I had struggles myself with nursing each of my three children, and naturally the first time was the most difficult to deal with.
When my son as born, 15 years ago, the morning after the Friday night C-section I put him on to nurse and thought I was doing just that for a couple of days. Then he spiked a fever and when they ran his labs they found he was seriously dehydrated and put him in the NICU. There was my bruiser of an overdue, wouldn’t-come-out-the-usual-way of a 10½ pound son in with the premature, frailest babies in the hospital.
Why was he dehydrated? Because he wasn’t getting anything from the mama milk bar. I stepped out of the converted broom closet in the NICU where I had been tethered to an industrial-strength breast pump they wheeled in, but where I’d produced just a fraction of an ounce of milk in 30 minutes.
The NICU nurse asked what formula she should give him – regular or soy. Rarely have I felt so helpless and at a loss for what to do. I’d never considered not nursing, at least for a while. But my body was failing us both. I’d failed to go into labor spontaneously, failed an induced attempt to labor him out, and now I was failing to provide him with the only thing he needed. Maternal Jewish guilt had kicked in full-force.
My boychik is now closing in on 6 feet but is still singing (beautifully) in the upper registers and hasn’t yet sprouted facial hair. A couple of years ago I read about a study of Japanese men whose high intake of soy led to suppressed testosterone – and naturally made the jump to my boy, who drank only soy milk for a couple of years even after he was weaned from the bottle. Thankfully other studies now seem to contradict the link, slightly abating my guilty feelings.
Marjorie links it to some Jewish compulsion to achieve, but I disagree – it definitely isn’t particular to my fellow Jewesses, but rather part of the larger culture. When boychick first came home, I went to a neighborhood La Leche League meeting and felt quickly shot down when I talked about my milk mess. Then I went home and opened the copy of Dr. Spock my mother had given me, where I saw this declarative statement: “Every woman can nurse.”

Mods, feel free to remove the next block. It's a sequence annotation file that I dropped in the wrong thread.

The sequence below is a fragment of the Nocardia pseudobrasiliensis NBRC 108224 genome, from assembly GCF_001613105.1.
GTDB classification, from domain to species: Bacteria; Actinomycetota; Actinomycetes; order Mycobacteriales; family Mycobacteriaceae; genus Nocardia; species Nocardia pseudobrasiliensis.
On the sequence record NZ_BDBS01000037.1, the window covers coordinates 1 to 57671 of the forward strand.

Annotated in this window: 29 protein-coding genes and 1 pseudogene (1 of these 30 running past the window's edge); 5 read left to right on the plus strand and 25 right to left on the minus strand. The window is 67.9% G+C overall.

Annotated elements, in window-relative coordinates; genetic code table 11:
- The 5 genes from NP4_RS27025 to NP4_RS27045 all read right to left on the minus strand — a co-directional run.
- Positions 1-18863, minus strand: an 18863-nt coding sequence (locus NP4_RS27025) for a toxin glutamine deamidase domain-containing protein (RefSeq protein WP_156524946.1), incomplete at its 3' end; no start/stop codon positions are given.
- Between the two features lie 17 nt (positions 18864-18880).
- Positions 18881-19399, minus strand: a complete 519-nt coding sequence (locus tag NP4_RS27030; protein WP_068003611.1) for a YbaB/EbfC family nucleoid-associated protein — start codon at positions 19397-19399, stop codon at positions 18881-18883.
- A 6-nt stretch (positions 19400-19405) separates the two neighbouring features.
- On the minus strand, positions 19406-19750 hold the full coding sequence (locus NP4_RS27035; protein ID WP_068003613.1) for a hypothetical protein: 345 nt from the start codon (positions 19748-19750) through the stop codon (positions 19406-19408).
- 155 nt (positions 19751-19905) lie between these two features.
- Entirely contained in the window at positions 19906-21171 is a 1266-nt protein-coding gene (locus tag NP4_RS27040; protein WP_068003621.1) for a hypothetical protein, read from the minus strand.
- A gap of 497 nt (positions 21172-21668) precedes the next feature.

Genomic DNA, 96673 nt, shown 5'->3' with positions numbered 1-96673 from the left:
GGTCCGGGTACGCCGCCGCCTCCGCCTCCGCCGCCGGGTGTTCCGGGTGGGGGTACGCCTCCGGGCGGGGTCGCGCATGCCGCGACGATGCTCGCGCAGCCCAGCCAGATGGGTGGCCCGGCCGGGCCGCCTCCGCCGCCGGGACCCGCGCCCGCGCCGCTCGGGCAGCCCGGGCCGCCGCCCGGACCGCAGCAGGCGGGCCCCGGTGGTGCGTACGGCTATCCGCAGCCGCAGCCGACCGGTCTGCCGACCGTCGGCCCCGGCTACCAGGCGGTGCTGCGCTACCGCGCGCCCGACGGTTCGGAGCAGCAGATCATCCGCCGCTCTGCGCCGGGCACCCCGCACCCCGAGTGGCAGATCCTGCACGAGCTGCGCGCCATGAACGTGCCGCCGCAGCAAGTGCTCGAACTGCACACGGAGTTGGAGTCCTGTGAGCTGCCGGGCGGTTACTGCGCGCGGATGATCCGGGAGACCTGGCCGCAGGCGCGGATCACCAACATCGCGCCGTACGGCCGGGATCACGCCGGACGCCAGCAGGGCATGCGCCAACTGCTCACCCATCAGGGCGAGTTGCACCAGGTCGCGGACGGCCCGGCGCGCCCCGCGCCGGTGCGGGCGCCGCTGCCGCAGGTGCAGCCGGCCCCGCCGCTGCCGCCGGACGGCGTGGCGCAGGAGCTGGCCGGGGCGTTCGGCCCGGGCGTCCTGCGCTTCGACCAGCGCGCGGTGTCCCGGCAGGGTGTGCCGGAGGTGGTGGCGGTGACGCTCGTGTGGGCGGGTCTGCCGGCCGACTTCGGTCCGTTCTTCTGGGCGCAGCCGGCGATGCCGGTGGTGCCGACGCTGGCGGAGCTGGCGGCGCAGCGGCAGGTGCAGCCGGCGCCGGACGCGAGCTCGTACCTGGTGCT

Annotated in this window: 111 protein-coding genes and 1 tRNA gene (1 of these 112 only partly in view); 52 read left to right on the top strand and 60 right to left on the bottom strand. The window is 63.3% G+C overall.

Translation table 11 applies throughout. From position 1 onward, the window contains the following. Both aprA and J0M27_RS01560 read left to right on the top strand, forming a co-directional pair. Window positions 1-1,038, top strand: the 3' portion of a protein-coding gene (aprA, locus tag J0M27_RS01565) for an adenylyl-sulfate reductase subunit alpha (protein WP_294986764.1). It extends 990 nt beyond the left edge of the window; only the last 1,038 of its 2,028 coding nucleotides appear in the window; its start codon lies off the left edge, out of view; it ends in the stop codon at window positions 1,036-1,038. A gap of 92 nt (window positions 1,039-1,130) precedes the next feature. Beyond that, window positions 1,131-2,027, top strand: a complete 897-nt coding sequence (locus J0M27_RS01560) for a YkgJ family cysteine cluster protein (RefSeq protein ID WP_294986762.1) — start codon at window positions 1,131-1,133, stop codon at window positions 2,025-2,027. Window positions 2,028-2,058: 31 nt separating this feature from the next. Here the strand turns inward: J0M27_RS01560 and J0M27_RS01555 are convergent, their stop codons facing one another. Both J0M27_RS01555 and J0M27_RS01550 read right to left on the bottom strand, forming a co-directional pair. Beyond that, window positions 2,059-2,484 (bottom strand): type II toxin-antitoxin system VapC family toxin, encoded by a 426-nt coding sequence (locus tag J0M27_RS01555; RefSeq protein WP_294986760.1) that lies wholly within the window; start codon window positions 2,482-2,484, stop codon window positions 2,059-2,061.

Still trying to do the best for the baby, we hired a pricey lactation consultant, who recommended oxytocin nasal spray, which wasn’t covered by insurance and had to be special ordered through a special pharmacy. We had to rent another hospital-grade breast pump, plus a supplemental nursing system, which made me feel positively bovine, plus all the other equipment we needed to pay for.
The lactation consultant asked me to stick with it for at least two weeks before giving up (about a month into my son’s life).
After 10 days and many tears of exhausted frustration dealing with this while I tried to recover from a c-section and learn to mother, I said “enough.” Getting my son that first bottle, which felt like a declaration of personal independence from the weight of cultural expectations that just weren’t working for me, was the first moment that I felt like a real mother.
We sent back the rented equipment and stocked up on soy formula.
When A’s sisters were born, I nursed them a little for the physical intimacy, that lovely skin-to-skin connection with these new beings who had for so long been literally part of me. Of course they got most of their sustenance from formula, and gave up nursing after a couple of weeks.
And wouldn’t you know it, my babies got sick less than their breast-fed friends. Epidemiologically speaking breast-feeding has huge benefits at relatively low economic cost compared with formula, but it doesn’t work out for all of us, and I’m happy to see the issue get some exposure (ahem).
I like Marjorie’s linking of our modern obsession with nursing and Jewish models of lactating femininity, the Ur-mothers in Jewish text and tradition.
At the time of my own struggle, the only Jewish link I made was to being a Marrano. When I first talked about my difficulty, at boychik’s bris, suddenly many friends mentioned knowing someone with a similar problem. I’d never heard of it before – nobody talked about it. It was like some secret life.
Pieces like Marjorie’s help lift that veil of secrecy and its attendant feelings of shame for those of us who couldn’t nurse. I give it five (store-bought) nipples.